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Synchronized prescription refills and medication adherence: a retrospective claims analysis.

Doshi, Jalpa A; Lim, Raymond; Li, Pengxiang; Young, Peinie P; Lawnicki, Victor F; Troxel, Andrea B; Volpp, Kevin G.
Am J Manag Care; 23(2): 98-104, 2017 Feb.
Inglês | MEDLINE | ID: mdl-28245653

OBJECTIVES:

Medication adherence is often suboptimal, especially among patients on multiple chronic medications. We examined the association between synchronized medication refill schedules-which typically reduce organizational effort and logistical demands-and adherence. STUDY

DESIGN:

Retrospective study among patients enrolled in Medicare Advantage prescription drug plans.

METHODS:

We used 2012 pharmacy, medical, and enrollment data linked with consumer meta-data for Medicare patients filling 2 or more maintenance prescriptions for antihypertensives, lipid-lowering agents, antidiabetic agents, antidepressants, and/or antiosteoporotic agents. Medication adherence for the year was measured using the proportion of days covered (PDC) at the drug class level. Patients were deemed adherent if drug class PDC was ≥0.80. Outcomes were compared between 11 propensity score-matched patients on synchronized versus nonsynchronized refill schedules for maintenance medications.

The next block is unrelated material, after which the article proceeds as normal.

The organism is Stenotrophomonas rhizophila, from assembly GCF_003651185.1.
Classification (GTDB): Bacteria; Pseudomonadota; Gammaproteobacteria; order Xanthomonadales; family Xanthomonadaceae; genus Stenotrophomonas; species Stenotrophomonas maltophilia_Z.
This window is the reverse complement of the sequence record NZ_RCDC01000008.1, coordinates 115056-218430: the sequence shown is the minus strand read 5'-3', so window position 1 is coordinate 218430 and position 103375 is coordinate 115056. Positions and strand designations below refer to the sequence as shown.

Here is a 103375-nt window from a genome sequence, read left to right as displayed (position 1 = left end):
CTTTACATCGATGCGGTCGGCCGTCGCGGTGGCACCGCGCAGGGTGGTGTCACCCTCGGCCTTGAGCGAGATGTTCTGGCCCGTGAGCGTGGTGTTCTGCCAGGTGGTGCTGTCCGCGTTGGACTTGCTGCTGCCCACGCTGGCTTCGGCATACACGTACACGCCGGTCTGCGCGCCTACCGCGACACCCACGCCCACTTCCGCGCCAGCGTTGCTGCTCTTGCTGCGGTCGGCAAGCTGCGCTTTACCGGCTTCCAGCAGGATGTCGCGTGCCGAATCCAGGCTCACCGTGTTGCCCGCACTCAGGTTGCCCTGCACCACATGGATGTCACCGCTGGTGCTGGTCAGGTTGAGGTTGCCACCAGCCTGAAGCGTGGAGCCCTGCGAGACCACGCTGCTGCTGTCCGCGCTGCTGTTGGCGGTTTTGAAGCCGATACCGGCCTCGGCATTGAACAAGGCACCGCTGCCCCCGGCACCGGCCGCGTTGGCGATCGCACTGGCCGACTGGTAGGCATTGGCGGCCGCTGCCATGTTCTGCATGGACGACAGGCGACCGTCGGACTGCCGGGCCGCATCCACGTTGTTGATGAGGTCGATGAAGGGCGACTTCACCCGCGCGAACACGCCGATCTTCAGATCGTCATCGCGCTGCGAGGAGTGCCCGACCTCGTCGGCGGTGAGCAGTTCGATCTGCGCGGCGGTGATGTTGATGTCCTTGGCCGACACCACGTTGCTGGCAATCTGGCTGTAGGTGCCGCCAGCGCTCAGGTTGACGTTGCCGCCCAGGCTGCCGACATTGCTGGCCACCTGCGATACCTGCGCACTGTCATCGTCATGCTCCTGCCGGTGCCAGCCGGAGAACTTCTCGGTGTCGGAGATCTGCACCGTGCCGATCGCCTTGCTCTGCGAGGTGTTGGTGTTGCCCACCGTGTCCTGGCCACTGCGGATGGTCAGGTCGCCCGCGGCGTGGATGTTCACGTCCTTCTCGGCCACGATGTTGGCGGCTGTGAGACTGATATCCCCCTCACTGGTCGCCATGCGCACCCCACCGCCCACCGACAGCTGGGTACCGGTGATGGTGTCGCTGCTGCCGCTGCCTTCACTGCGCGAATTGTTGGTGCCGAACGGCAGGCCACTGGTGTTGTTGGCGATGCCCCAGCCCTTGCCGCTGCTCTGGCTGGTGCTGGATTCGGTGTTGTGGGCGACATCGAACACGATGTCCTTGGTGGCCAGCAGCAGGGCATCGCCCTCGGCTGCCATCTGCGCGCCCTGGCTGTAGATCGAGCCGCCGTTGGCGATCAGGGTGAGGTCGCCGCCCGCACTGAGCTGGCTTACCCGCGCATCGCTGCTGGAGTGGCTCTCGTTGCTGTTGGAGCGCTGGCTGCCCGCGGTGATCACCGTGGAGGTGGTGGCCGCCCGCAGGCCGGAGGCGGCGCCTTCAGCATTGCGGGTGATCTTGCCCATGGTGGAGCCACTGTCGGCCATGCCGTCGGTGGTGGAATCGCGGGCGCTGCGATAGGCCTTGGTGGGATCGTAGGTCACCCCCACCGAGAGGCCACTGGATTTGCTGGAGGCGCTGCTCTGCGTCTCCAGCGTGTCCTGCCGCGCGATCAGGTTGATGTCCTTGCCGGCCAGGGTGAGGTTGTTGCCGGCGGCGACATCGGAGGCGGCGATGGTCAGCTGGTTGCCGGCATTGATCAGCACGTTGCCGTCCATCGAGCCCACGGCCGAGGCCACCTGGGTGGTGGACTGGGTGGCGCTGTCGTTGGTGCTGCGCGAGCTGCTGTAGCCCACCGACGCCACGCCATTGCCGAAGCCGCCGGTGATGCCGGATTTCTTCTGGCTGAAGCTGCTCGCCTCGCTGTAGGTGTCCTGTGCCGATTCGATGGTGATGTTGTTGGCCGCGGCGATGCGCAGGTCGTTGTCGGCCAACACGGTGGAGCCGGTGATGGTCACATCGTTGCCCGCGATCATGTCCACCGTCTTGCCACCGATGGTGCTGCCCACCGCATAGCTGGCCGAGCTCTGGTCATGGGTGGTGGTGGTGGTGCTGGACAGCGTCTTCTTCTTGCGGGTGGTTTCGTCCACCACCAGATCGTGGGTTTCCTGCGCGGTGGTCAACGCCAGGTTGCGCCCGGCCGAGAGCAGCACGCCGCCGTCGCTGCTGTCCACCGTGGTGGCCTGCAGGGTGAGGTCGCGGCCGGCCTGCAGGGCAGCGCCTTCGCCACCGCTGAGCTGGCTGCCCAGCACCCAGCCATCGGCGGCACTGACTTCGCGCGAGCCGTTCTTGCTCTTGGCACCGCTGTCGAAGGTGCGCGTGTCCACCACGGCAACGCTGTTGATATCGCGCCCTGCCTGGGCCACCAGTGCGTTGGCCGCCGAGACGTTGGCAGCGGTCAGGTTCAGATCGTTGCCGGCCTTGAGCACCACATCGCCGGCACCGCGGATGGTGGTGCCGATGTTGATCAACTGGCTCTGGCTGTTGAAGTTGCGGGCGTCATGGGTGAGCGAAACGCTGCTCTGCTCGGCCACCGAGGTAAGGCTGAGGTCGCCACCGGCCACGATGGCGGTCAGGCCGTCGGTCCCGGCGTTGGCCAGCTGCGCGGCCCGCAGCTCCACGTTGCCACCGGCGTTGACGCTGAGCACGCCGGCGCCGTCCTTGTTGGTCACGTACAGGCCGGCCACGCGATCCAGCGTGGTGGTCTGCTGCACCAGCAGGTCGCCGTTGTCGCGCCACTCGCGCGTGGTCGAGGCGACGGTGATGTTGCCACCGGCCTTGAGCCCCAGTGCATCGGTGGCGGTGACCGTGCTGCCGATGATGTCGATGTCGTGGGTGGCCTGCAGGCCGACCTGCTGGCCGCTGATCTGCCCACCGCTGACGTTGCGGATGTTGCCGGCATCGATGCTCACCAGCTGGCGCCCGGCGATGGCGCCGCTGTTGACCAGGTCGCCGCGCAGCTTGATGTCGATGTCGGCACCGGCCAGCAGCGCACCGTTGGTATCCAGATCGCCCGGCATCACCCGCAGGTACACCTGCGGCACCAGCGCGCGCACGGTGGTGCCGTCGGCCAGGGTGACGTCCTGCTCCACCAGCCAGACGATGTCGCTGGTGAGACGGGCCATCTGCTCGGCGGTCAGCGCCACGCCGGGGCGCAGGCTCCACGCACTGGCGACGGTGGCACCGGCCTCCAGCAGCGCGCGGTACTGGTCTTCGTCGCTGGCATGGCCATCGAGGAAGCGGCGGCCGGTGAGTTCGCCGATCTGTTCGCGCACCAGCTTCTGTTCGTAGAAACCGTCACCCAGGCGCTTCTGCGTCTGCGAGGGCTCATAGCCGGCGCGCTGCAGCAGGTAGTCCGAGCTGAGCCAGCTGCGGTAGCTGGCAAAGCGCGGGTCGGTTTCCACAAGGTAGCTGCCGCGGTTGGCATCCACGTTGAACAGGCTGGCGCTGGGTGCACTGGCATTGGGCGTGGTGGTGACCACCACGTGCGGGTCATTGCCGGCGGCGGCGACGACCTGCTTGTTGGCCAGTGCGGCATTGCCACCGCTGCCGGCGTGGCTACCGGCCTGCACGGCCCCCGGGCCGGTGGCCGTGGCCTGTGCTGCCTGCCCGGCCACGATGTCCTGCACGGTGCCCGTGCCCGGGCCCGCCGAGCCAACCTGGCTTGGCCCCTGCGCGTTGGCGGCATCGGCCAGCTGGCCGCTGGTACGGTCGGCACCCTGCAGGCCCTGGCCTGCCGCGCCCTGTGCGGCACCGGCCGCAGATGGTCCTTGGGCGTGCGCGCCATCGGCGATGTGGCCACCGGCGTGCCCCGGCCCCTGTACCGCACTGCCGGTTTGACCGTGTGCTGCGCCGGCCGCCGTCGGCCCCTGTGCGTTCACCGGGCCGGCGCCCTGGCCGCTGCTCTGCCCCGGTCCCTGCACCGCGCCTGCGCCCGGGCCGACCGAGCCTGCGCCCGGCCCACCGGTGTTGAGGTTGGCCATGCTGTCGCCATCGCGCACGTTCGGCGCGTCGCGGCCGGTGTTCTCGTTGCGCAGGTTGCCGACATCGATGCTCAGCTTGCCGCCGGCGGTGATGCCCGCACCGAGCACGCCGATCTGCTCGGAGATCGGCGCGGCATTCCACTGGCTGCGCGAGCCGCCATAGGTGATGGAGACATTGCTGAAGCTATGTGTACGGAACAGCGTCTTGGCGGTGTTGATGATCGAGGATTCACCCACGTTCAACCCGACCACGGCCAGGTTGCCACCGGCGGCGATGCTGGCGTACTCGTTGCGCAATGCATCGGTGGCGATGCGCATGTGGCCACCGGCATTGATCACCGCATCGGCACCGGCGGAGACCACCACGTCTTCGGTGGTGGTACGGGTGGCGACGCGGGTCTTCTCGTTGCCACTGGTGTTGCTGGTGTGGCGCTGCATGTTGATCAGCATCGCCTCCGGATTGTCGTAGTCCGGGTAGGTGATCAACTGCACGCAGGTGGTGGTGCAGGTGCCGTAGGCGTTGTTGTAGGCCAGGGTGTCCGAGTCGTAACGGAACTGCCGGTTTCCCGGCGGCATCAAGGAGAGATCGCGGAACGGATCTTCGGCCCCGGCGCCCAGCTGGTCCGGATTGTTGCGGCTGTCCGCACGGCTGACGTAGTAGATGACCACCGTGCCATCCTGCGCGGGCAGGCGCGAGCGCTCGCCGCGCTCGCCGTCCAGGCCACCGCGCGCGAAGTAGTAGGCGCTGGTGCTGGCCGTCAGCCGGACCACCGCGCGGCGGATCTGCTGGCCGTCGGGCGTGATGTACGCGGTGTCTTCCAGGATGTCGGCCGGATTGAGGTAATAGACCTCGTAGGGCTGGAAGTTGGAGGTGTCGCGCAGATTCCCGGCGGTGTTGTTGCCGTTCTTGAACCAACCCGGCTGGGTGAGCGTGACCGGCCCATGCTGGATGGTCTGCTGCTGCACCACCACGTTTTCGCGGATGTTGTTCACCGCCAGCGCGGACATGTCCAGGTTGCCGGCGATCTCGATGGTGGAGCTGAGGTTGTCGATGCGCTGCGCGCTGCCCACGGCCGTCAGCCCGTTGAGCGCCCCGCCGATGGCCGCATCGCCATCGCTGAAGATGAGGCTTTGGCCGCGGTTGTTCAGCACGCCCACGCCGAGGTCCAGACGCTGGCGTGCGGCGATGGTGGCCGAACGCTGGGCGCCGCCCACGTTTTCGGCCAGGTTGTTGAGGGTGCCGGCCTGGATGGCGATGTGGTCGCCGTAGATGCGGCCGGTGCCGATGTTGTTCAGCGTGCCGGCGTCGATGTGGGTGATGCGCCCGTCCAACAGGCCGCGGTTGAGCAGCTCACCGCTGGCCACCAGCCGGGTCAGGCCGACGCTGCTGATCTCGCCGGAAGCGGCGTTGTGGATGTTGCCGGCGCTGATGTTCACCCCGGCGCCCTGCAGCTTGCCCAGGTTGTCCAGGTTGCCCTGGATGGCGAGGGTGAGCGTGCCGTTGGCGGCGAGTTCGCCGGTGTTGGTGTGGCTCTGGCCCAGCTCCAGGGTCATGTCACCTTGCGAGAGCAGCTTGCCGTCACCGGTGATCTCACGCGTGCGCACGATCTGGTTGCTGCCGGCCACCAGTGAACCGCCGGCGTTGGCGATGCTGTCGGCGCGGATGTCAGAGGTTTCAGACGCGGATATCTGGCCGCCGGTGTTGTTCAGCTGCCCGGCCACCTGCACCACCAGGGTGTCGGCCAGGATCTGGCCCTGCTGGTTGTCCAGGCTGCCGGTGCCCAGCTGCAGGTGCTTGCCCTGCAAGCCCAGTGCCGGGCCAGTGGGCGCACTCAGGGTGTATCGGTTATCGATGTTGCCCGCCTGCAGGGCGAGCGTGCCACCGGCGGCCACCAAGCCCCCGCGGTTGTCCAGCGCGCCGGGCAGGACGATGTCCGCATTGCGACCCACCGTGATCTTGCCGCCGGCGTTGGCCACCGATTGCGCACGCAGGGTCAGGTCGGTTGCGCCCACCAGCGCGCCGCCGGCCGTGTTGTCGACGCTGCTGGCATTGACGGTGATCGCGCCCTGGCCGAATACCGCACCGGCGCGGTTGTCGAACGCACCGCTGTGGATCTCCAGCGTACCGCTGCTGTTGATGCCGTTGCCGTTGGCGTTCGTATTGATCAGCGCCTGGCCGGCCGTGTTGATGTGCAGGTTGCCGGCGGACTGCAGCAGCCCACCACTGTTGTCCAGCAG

RESULTS:

The synchronized refill group showed better adherence than the control group, although the magnitude of effects varied by drug class and specific outcome measure. Mean PDC scores ranged from 0.02 higher for antihypertensives to 0.07 higher for antidepressants in the synchronized refill group relative to the control group (P <.01). Further, compared with the control group, a larger proportion of synchronized refill group members were deemed adherent, ranging from 6 percentage points higher for antihypertensives to 15 percentage points higher for lipid-lowering agents (P <.01). Differences between the synchronized and control groups were larger among exclusive users of retail versus mail order pharmacies for maintenance medications.

CONCLUSIONS:

Synchronized medication refill schedules were associated with better medication adherence, particularly for patients filling maintenance medications exclusively at retail pharmacies.